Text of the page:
given priority. New investments have been shelved too, for the time being. These measures have spread a wave
of fear and insecurity among the employees in almost every organization.
According to a report “Impact of Corona virus on Pakistan’s Economy” by Dun & Bradstreet (1) due to global trade on
a downward trajectory, exports have also taken a hit with a 12.9% m-o-m decrease in March, 2020, and is
expected to decline further down to as high as 20% by the month of June. Many small businesses are also
affected and face the looming prospect of going under. As published in Tribune (2), in case of a complete lockdown,
a forecasted 18.5m jobs will be lost across the country.
The Coping Mechanisms in Place
Companies are trying to streamline their processes for different departments and have managed to set up an
efficient communication network. While some companies found it easier to switch from the traditional workplace
environment to a digital one, others still seem to be struggling to adapt to the new real. A leading ride-hailing
company for example, already had systems in place where their teams were working online and from home. They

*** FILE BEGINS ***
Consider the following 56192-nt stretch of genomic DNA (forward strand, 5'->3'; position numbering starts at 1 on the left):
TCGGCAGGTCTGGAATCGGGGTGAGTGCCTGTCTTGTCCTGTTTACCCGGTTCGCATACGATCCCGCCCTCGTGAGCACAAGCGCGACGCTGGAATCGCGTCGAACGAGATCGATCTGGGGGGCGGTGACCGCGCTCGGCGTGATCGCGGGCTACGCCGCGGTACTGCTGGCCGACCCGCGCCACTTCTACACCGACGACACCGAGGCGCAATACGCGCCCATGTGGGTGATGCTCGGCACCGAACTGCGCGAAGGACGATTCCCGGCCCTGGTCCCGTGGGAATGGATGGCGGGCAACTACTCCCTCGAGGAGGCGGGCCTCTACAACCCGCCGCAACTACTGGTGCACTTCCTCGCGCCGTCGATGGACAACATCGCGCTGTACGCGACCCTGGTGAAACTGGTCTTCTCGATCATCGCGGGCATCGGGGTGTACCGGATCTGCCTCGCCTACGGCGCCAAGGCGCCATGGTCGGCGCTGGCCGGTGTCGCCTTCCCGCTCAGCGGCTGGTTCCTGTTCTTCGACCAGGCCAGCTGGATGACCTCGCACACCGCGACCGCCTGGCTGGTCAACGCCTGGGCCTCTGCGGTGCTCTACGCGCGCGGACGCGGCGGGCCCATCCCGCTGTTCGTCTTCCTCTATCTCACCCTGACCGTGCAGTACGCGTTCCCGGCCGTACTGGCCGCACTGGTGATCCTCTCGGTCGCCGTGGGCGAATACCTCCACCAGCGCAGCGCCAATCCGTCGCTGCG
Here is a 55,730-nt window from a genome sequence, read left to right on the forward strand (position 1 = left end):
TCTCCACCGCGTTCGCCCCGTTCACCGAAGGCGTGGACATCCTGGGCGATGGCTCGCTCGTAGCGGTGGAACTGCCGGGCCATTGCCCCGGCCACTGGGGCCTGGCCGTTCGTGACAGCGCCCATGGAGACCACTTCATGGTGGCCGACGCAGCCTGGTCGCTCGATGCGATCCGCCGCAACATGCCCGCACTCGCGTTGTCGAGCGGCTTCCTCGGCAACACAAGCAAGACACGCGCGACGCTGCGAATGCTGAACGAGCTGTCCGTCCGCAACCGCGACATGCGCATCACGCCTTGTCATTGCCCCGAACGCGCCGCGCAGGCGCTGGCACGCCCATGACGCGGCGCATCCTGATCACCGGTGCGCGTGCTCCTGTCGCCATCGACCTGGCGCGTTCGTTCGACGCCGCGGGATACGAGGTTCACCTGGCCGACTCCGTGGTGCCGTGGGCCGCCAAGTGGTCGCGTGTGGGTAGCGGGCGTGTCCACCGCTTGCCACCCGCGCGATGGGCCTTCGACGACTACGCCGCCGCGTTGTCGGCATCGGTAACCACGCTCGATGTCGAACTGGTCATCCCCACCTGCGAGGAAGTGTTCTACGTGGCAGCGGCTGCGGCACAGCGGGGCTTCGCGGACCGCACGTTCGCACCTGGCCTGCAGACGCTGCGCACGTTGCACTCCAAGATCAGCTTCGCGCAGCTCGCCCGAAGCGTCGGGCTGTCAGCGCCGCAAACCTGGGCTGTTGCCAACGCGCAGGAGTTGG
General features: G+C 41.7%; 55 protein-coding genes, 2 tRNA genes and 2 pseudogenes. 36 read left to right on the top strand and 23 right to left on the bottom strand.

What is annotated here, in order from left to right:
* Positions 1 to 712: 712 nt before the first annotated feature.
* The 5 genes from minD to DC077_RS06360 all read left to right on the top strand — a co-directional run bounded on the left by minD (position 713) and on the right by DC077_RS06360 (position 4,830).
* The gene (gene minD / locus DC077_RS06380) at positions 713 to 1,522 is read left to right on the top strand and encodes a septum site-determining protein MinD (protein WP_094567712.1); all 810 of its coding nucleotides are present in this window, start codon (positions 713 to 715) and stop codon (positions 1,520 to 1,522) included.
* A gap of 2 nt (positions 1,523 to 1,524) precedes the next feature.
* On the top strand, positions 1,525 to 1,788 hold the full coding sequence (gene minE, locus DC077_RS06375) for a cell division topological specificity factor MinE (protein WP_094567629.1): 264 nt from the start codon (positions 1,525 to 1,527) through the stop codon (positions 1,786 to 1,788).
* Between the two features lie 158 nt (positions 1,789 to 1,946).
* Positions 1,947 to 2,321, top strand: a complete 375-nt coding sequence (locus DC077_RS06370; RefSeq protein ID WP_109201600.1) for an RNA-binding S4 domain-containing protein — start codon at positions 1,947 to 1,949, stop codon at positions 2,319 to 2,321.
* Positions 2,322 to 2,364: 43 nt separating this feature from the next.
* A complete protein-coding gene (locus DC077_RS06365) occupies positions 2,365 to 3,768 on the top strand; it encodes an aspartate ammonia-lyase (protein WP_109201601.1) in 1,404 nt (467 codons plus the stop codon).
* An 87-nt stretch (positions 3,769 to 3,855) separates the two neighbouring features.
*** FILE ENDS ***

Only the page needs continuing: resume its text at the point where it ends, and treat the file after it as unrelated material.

were quick to start using platforms such as Zoom for their meetings and seamlessly adjusted to the new culture.
While on the other hand, a big player in the Oil & Gas industry, has yet to align its employees around its revised
strategy. Another petroleum company has told its male employees to work from their offices and the female
employees to work from their homes, an unusual move to combat COVID-19.
What will be the New Real?
Overall most companies believe that it would take at least 6 months to recover from this pandemic while a few
are hoping that lockdown ends soon, and things start moving towards normalcy. In reality however, the expected
recovery times seem to differ on an industry to industry basis. In the oil sector, companies expect their business
to get going by the end of June. On the other hand, retail-oriented businesses in textiles and footwear expect the